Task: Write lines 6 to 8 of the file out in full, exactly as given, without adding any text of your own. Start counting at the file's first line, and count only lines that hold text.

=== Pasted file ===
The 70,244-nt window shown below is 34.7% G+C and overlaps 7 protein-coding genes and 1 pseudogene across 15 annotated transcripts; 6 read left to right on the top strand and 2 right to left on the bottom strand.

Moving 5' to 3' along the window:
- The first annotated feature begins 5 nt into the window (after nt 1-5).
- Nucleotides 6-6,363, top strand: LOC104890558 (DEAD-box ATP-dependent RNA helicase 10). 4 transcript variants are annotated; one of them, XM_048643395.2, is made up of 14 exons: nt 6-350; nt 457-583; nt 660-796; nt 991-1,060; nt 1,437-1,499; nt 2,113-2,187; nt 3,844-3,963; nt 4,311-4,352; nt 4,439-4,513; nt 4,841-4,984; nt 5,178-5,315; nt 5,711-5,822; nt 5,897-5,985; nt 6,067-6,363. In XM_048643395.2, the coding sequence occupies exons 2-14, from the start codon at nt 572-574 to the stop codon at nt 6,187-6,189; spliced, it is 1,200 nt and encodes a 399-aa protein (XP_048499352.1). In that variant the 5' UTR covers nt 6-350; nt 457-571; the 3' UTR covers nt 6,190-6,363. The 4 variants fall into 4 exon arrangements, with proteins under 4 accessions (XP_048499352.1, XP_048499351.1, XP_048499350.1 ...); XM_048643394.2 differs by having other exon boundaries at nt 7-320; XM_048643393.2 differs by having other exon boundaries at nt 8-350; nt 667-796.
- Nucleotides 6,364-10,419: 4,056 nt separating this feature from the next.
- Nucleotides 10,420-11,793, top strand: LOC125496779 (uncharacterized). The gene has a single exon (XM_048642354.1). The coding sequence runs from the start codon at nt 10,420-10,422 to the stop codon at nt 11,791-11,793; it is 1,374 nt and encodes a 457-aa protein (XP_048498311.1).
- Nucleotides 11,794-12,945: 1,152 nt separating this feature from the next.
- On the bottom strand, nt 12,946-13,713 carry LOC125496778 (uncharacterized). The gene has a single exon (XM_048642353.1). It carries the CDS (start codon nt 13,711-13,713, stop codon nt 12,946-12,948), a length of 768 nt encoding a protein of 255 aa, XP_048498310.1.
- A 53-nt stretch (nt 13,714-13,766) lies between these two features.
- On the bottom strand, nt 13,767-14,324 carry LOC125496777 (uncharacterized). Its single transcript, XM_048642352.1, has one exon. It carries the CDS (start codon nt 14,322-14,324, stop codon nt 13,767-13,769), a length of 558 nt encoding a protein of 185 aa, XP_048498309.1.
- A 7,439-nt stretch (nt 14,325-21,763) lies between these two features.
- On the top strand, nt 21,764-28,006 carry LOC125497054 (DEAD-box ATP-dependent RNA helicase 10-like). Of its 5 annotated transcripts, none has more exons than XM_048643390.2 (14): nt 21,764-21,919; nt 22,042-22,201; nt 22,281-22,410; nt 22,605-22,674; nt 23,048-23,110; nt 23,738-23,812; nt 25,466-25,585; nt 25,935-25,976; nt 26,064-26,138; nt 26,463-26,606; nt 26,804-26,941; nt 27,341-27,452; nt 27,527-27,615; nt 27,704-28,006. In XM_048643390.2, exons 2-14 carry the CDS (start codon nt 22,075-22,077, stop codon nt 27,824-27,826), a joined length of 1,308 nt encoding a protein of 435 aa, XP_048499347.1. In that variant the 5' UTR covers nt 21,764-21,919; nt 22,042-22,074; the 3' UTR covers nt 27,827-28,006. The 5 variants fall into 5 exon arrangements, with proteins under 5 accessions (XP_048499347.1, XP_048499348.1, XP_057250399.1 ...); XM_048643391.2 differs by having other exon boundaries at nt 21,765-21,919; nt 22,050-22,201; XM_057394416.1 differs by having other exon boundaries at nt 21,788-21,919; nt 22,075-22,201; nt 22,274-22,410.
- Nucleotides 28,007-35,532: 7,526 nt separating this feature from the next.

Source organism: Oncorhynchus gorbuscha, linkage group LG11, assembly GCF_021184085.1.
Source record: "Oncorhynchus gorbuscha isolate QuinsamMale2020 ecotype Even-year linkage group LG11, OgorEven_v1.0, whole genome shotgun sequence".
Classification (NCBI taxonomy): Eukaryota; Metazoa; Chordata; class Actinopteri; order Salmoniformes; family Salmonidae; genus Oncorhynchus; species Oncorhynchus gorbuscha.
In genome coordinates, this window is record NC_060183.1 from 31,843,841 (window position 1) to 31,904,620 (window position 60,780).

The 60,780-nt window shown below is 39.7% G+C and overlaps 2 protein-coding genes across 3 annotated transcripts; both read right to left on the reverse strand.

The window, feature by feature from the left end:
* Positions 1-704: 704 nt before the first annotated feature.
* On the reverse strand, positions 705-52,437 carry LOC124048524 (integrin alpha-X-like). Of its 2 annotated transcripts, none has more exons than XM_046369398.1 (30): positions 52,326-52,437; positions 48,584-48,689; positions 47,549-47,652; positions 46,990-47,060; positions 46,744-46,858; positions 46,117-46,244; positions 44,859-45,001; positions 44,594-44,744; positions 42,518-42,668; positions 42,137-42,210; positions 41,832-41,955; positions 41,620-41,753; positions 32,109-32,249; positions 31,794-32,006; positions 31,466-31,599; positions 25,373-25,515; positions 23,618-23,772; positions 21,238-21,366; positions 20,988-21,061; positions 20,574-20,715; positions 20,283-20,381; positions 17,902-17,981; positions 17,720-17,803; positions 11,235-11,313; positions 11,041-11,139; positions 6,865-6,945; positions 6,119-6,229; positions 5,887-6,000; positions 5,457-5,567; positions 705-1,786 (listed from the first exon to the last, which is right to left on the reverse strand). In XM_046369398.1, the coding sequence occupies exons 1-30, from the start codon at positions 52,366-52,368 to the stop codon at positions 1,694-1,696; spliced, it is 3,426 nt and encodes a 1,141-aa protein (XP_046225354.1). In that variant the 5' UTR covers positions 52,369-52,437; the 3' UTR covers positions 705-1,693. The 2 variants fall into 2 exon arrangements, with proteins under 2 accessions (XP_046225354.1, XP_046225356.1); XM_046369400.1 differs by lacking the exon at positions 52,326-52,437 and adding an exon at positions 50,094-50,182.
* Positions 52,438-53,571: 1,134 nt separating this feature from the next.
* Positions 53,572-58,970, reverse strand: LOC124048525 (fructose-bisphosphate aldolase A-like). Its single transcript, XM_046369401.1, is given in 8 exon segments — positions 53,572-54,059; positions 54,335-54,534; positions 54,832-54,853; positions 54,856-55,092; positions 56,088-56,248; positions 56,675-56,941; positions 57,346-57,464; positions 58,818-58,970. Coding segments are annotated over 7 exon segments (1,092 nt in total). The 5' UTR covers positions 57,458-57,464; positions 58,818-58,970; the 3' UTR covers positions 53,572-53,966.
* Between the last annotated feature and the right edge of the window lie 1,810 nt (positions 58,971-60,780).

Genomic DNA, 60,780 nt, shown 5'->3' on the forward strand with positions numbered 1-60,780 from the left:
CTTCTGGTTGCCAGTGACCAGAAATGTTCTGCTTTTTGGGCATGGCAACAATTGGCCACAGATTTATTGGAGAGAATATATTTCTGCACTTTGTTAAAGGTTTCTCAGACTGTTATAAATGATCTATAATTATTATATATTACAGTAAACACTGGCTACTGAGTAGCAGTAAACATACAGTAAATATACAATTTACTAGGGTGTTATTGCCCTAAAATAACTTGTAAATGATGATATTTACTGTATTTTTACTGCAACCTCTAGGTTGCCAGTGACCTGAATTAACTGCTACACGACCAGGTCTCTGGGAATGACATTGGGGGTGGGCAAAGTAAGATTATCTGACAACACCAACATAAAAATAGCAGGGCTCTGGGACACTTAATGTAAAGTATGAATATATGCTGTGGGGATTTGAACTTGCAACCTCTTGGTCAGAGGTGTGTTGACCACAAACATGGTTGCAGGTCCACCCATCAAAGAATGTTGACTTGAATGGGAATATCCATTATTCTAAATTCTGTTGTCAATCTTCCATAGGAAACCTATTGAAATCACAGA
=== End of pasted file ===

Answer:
- Nucleotides 10,420-11,793, top strand: LOC125496779 (uncharacterized). The gene has a single exon (XM_048642354.1). The coding sequence runs from the start codon at nt 10,420-10,422 to the stop codon at nt 11,791-11,793; it is 1,374 nt and encodes a 457-aa protein (XP_048498311.1).
- Nucleotides 11,794-12,945: 1,152 nt separating this feature from the next.
- On the bottom strand, nt 12,946-13,713 carry LOC125496778 (uncharacterized). The gene has a single exon (XM_048642353.1). It carries the CDS (start codon nt 13,711-13,713, stop codon nt 12,946-12,948), a length of 768 nt encoding a protein of 255 aa, XP_048498310.1.